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Latino Daily News

Sunday May 11, 2014

Mexican Police Investigating 5 Murders Linked to Vigilante Leader

Mexican Police Investigating 5 Murders Linked to Vigilante Leader

Photo: Jose Manuel Mireles

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Mexican authorities said they are investigating the possible role of vigilante leader Jose Manuel Mireles in the deaths of five people.

The victims died April 27 near the southwestern city of Lazaro Cardenas in a nearly half-hour shootout pitting rival community self-defense groups, which were formed in the state of Michoacan to battle the Caballeros Templarios drug cartel.

The federal commissioner for security and development in that southwestern state, Alfredo Castillo, said Friday there are “some signs” pointing to Mireles’ involvement in the deaths and even “photographs of him holding some head as a trophy from one of the dead bodies.”

In statements to local Radio Formula, Castillo said the case was under investigation and that some witnesses have given statements against Mireles, a medical doctor linked to the self-defense groups in the town of Tepalcatepec.

Mireles was one of the most visible figures in the self-defense groups of Michoacan until being injured in a plane crash last December.

He was marginalized from that vigilante movement during his recovery but in recent weeks has reassumed a prominent position.

Other vigilante leaders, however, announced this week that Mireles had been removed as spokesman for the movement and said they did not recognize him as a member.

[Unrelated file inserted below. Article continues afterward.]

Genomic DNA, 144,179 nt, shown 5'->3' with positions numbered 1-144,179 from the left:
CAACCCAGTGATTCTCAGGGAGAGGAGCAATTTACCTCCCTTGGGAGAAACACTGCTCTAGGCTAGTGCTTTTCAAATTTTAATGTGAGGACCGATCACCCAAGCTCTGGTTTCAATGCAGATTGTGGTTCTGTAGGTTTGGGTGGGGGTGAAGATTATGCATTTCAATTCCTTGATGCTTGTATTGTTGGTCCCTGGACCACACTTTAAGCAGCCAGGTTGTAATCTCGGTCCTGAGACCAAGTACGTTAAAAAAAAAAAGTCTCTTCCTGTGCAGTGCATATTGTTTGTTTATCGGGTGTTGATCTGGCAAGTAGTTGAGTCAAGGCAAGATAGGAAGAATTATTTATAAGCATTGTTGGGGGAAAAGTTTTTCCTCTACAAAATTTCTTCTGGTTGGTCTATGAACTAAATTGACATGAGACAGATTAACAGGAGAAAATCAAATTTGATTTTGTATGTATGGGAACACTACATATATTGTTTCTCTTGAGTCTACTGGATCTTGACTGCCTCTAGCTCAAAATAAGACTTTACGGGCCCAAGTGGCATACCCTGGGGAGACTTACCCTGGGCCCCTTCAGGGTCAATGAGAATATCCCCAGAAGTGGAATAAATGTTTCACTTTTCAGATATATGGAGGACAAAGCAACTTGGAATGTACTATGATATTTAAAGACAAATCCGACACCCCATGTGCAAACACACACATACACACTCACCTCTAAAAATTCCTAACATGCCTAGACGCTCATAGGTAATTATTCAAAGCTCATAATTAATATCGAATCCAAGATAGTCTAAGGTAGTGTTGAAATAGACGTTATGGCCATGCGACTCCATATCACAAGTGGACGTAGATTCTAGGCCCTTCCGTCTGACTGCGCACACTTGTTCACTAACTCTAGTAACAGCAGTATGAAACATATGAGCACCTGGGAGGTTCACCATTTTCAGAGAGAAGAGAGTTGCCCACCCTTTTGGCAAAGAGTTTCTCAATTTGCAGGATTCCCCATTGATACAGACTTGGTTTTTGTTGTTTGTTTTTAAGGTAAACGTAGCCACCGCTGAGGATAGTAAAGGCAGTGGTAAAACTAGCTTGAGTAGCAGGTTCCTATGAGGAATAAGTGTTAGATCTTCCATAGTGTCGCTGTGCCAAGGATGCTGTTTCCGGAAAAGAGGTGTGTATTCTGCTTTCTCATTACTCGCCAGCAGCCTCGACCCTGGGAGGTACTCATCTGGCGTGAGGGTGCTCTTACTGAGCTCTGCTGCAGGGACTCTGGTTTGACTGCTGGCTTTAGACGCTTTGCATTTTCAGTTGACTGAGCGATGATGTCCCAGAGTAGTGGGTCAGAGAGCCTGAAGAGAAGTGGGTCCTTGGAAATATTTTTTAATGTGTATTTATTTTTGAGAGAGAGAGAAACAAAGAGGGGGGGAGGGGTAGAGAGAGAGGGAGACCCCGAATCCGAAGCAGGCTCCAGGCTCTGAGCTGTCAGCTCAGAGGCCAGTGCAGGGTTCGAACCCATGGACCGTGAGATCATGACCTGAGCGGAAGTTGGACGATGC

Mexican authorities and leaders of the self-defense groups signed an agreement late last month spelling out the timetable for the vigilantes to disarm.

The accord signed on April 25 called for the self-defense groups to begin surrendering their guns, including AK-47 and AR-15 assault rifles, three days later and completely disarm over a two-week period ending Saturday.

Not all members of the self-defense groups will return to civilian life, however, as more than 500 have signed up for what will be the new Rural Defense Corps, which will operate under the control of the Mexican military.

The self-defense groups emerged on Feb. 24, 2013, to defend communities suffering under the Templarios’s kidnapping and extortion rackets.

The vigilantes can safely stand down now that federal authorities have killed or captured the top leaders of the Templarios, Government Secretary Miguel Angel Osorio Chong, Mexico’s No. 2 official, said last month.


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